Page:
3 Days of Computers

At the end of every unit, my students take a test and complete a project. The project uses the ideas we’ve been studying, obviously. They’re usually rather challenging, but I think fairly engaging. But I recently came to the end of the rational functions unit, which I had never done before, and had no ideas about how to spin that into something more interesting.

So, screw math, let’s program.

Should I really take 3 days to do something completely unrelated to the curriculum when I’m already half a chapter behind the other teacher who does this course? YEAH DUDE.

Because most of these kids have no idea what computer programming is! Which is ridiculous! We spend hours and hours and hours using computers/smart phones/kindles/nanopets. And we use (most of) them to do really important things. I am a little confused that most schools don’t require any computer knowledge beyond how to use word. I don’t care whether my students are going to become master programmers; it’s important that they understand just a little bit about how machines process information. We make kids take all kinds of science classes in order to understand the world in which we live and figure out how to ask and answer questions about it. Considering that computers are becoming a humungous part of our daily life, I think we need to teach kids what they are. Also adults.

Also (and this is unrelated), I have read a whole bunch of people say that not everybody can program. That is SO DUMB. No offense. But I have a whole variety of kids, some who will never move beyond 7th grade math, in my programming club, and everybody can figure out a few things. Which is important when every single kid in a school system that can afford it is using/seeing computers daily.

Okay enough of that. Sorry.

This week I was doing programming with a bunch of real quick honors kids, so it was pretty easy. I put together a few blog posts with instructions and set them loose. I had them program in CoffeeScript, which is derived from JavaScript. I used this partially because my boyfriend had selected this for the programming club this year and, frankly, I’m currently used to it. It’s a rather forgiving language that doesn’t freak out about whether you put a space in front of an opening parentheses. Also, you can code and run programs right in their browser (www.coffeescript.org — click “TRY COFFEESCRIPT”), so my students would be easily able to work at home without worrying about downloading stuff.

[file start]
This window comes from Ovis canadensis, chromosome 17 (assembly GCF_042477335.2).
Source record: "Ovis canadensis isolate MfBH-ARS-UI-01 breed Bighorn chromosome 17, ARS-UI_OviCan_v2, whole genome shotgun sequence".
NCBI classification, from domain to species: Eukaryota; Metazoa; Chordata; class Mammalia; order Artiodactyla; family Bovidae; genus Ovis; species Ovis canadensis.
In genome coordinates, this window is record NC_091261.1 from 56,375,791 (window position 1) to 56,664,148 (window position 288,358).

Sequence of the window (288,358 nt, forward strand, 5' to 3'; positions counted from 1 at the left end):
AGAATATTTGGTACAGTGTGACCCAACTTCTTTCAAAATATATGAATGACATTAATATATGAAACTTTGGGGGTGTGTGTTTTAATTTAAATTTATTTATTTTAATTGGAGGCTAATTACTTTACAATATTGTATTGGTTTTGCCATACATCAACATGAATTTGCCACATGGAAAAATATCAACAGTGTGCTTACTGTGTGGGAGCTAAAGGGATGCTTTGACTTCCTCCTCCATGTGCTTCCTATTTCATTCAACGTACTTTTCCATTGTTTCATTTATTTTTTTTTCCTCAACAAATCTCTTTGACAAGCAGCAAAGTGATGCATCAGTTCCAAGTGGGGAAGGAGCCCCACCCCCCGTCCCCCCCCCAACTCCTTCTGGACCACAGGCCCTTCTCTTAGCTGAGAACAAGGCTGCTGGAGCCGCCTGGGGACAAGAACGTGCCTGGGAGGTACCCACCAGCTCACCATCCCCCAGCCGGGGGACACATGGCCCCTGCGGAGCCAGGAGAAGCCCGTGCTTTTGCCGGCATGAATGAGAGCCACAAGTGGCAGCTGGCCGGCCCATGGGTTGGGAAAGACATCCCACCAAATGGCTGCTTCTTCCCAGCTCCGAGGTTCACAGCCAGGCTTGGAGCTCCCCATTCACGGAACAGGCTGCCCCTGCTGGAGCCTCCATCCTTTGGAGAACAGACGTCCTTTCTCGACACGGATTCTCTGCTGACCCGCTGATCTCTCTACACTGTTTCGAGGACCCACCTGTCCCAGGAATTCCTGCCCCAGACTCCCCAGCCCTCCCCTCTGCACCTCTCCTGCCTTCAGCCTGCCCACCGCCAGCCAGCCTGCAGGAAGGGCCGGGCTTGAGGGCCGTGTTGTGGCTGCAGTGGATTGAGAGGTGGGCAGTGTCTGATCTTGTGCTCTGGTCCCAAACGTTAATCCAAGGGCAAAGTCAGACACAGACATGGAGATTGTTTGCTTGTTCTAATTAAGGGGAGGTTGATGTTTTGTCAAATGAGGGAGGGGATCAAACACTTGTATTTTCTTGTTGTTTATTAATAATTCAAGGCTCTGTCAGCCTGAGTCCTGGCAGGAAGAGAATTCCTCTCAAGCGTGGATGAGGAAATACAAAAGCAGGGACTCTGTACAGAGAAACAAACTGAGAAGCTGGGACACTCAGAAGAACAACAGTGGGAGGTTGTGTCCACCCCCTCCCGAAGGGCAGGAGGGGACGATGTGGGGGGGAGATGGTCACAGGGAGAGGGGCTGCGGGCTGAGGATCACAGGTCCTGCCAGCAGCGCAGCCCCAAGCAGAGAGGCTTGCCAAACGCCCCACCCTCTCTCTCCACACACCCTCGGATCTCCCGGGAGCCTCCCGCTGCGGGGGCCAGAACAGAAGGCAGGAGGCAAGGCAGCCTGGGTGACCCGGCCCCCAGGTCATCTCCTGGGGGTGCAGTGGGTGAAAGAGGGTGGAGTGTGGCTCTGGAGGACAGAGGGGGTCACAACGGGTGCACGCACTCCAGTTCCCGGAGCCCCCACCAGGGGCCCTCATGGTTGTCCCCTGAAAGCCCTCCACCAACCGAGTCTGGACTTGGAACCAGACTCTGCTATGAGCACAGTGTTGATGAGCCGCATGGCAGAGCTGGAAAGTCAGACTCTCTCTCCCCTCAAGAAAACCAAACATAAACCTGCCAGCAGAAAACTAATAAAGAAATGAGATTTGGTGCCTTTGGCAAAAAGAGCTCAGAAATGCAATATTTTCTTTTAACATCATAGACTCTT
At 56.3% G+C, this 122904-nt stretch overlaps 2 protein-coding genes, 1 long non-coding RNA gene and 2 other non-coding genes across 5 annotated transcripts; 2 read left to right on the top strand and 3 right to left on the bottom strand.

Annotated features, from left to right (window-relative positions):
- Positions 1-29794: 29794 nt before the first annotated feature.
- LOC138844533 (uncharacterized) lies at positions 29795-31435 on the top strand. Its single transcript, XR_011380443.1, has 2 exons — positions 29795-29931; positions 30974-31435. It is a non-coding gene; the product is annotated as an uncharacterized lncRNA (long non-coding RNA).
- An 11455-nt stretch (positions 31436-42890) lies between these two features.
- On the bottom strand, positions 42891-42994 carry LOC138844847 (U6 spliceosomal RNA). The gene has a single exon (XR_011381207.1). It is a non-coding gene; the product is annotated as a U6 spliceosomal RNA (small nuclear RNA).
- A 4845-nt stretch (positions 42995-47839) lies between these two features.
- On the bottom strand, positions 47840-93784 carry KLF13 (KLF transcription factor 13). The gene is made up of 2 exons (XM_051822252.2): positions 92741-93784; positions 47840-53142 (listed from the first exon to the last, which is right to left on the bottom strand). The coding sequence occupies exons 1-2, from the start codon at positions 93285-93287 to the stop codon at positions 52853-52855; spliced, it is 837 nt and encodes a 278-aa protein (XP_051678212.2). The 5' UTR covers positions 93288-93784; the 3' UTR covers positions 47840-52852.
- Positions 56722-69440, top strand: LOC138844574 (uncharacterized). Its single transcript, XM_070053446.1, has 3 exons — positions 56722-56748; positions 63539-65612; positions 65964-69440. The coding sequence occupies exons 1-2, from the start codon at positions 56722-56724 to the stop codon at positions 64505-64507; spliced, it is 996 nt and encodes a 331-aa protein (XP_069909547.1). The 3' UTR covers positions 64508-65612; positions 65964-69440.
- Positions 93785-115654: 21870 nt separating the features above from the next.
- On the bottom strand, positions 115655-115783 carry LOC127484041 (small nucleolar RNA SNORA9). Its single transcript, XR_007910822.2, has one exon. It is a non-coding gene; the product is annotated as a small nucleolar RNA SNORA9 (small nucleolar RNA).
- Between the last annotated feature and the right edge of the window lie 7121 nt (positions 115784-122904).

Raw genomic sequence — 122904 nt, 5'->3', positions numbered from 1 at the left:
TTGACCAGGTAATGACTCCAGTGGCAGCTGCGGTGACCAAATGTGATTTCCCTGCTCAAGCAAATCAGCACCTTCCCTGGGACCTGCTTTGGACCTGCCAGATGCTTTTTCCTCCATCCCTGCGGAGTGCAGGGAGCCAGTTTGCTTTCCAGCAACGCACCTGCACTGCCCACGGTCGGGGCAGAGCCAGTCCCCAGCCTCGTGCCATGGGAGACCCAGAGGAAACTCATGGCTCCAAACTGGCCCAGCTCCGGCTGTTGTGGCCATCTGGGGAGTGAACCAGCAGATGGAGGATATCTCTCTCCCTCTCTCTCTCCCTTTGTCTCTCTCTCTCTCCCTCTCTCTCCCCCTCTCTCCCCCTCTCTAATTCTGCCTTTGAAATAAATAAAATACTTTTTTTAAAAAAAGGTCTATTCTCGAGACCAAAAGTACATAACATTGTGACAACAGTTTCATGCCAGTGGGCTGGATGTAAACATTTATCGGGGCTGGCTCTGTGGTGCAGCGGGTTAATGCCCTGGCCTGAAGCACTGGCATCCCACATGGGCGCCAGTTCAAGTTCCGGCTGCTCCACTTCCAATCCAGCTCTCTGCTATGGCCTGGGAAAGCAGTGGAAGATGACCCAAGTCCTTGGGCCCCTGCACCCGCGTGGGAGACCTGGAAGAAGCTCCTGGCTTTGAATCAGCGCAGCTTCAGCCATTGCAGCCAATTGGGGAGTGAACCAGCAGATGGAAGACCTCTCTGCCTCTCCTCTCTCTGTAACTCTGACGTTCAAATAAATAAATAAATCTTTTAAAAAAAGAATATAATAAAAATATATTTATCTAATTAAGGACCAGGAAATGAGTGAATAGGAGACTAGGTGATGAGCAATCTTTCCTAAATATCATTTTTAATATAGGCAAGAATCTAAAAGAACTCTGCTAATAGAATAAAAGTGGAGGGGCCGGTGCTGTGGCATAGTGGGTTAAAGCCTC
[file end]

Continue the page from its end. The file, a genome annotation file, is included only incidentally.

I started off with this google slides presentation, which admittedly is extremely slow for an extremely dumb reason, which is just that I thought it would be cute to make a background that looked like code:

The reason that I included that, basic as it is, was that I don’t think my students have any sense of how their computers work. I wanted them to know how the little thing we did in a blue box on a web page was connected to it all.

In the two lessons, I kind of just threw my kids into the code without much explanation. Last year I had tried to start by explaining what things were and then asking them to start something from scratch, and it was a disaster. So I did the opposite here. Since we only had 3 days, I wanted to focus on how to make stuff happen on computers, rather than definitions.

Here are the two lessons I put together:



The one thing that didn’t go so well was just that students kept skipping stuff. They just didn’t read it. I’m not sure what I could have done to fix that.


In any event, the kids did good work. They created programs that took user input values and then did the quadratic formula and the pythagorean theorem (in two separate programs, that is). And they were so PROUD of themselves. It was fun to see them buzzing about their successful work and being so satisfied when their programs worked.


  1. Mr. Arbit

    Utterly fantastic. I have a suggestion that might help the issue of them skipping text to read: How about making a screencast of you going through the steps you want them to understand? I feel like kids these days are so much more likely to watch a short tutorial video and follow along with it than they are to read a couple of lines of text and follow along with those. Sites like screenr.com and techsmith.com/jing.html have free screencast tools I’ve had a lot of success with in the past. The biggest obstacle is that they only do a maximum of 5 minutes at a time, but there are easy workarounds. I made a 13-minute video lesson for my AP Stats classes for a day when I had to be absent but couldn’t afford to skip a day of notes. All I did was make three different screencasts (5, 5, and 3 minutes long) and put them together in iMovie. Super simple!

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